"I was under the impression we had been assured that this would be funded," Schwanebeck said.

"Eventually," Messina told her. "We might have to do it in ... portions. It's not 100 percent, um, sure. It's gonna be in limbo."

He said what could be done is when bids are advertised, alternates could be specified "so when we get the bid prices in, we can award what we get money for at the time."

"We can make the contractor hold the price for a certain amount of time," Messina said. "As more money becomes available, the more we can finish, the more we can change order more pieces of the fence and see how it goes. When we get closer to that time, we'll figure out how we'll break that up."

"We don't want to do any part of the fence if we can't do the whole fence, right?" commission member Brandon Baker asked.

"What's that?" Messina asked.

Baker clarified.

"We wouldn't want to do just a portion of the fence," he said.

"Wouldn't want to but if you can't fund it all then ... you just see what you can do," Messina said.

He reiterated July is usually when most of the grant money is received and August is when bids are let for bigger projects.

"Those usually get special grants from the FAA," Messina said. "Those are for runway reconstructions and things like that. As soon as the FAA gives us the full amount for those, then we're usually OK to use our apportionment for a lot of other things. But last year, they didn't give us enough money for those runway and taxiway rehabs that we normally get so we had to use our apportionment money on those types of projects."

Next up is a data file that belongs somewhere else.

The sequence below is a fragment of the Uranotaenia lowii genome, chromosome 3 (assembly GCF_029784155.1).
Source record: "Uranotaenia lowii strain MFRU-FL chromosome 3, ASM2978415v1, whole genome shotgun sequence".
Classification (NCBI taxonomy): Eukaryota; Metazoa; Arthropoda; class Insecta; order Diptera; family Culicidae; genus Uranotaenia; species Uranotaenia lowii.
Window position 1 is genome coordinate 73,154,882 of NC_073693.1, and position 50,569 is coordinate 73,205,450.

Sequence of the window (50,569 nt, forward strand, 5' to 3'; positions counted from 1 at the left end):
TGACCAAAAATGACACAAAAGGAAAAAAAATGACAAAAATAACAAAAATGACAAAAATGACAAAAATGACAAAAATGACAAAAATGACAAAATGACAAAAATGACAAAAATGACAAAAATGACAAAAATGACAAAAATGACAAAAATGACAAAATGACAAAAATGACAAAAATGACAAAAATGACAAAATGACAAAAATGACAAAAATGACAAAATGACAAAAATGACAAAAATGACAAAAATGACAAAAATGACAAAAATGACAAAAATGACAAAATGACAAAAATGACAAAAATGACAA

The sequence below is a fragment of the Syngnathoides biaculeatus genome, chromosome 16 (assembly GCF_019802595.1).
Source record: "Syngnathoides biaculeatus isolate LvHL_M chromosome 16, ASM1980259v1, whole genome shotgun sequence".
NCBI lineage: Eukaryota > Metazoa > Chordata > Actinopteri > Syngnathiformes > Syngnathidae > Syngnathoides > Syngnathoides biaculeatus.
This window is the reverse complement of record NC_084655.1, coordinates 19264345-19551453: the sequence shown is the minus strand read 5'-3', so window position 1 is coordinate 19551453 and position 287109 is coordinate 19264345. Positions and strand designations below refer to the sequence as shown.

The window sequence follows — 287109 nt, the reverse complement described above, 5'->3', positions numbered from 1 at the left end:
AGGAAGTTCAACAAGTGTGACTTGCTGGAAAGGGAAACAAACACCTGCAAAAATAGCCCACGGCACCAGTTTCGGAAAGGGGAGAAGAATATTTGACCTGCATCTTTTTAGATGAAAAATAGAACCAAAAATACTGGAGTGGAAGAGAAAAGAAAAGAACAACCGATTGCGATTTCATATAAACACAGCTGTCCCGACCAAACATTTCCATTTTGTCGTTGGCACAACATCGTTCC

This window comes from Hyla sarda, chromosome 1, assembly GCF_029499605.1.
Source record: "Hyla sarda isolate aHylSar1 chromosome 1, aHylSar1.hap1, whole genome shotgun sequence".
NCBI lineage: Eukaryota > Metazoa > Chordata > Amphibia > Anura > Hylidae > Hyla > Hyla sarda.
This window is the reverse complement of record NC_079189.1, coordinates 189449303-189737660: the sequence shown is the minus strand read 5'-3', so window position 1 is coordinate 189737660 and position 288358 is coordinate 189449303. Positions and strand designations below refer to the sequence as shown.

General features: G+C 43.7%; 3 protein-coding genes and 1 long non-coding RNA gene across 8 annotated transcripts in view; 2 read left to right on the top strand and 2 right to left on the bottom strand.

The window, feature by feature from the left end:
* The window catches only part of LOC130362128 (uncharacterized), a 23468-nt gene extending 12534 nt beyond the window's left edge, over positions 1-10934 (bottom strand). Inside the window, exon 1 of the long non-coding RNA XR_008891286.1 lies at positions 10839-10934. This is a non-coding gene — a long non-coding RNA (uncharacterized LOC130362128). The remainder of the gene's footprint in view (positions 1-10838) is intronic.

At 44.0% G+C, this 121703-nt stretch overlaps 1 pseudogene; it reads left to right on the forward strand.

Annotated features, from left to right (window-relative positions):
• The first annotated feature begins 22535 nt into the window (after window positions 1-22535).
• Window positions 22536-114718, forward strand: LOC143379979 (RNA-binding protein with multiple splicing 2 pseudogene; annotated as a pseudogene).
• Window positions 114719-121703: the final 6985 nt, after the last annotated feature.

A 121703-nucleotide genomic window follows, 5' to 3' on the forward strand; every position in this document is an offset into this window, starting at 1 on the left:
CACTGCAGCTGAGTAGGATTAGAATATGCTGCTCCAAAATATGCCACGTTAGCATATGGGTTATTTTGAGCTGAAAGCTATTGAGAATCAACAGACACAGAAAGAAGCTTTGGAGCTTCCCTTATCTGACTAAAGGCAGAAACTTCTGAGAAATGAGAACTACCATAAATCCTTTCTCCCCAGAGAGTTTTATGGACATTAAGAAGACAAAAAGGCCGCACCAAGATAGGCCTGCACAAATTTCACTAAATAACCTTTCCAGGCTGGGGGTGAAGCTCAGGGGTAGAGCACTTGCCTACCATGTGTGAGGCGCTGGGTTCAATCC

He said runway and taxiway improvement projects rate higher than something like the perimeter fence at Lakeland Airport.

"Unfortunately, the apportionment money got cut down a lot," Messina said. "So we weren't able to do as much. With the August bid letting, we'll know a lot more."

"We have to remind President Trump he's in favor of infrastructure," Schwanebeck said, half-jokingly.

"He is," commission member Jeff Hunter said. "He likes airports."

"The one thing you have going for you, too," Messina said, " is the project would be let (in August) and you're in 30 percent design now. Environmental (assessment) and all that stuff should be done so if we have a project that's let ... typically, we try and spend that money instead of reserving that money for a project that might not be ready."

Baker asked if there were other airports the size of Lakeland looking to do a perimeter fence project similar to the one being planned.

"Not fence projects," Messina said. "Everybody wants to do something a little different."

Monday, he provided more clarification when asked if the fence would be built all at once or in sections.

"It could be either at this point," Messina told The Lakeland Times. "We don't know if we can get everything Lakeland needs for the fence in one shot."

If the fence were to be built in sections, Messina said he doesn't know how much time there would be between construction.

"Obviously, it's not ideal to do it that way," he said. "We'd like to start it and keep it as fluid as we can. 

Original article can be found here ➤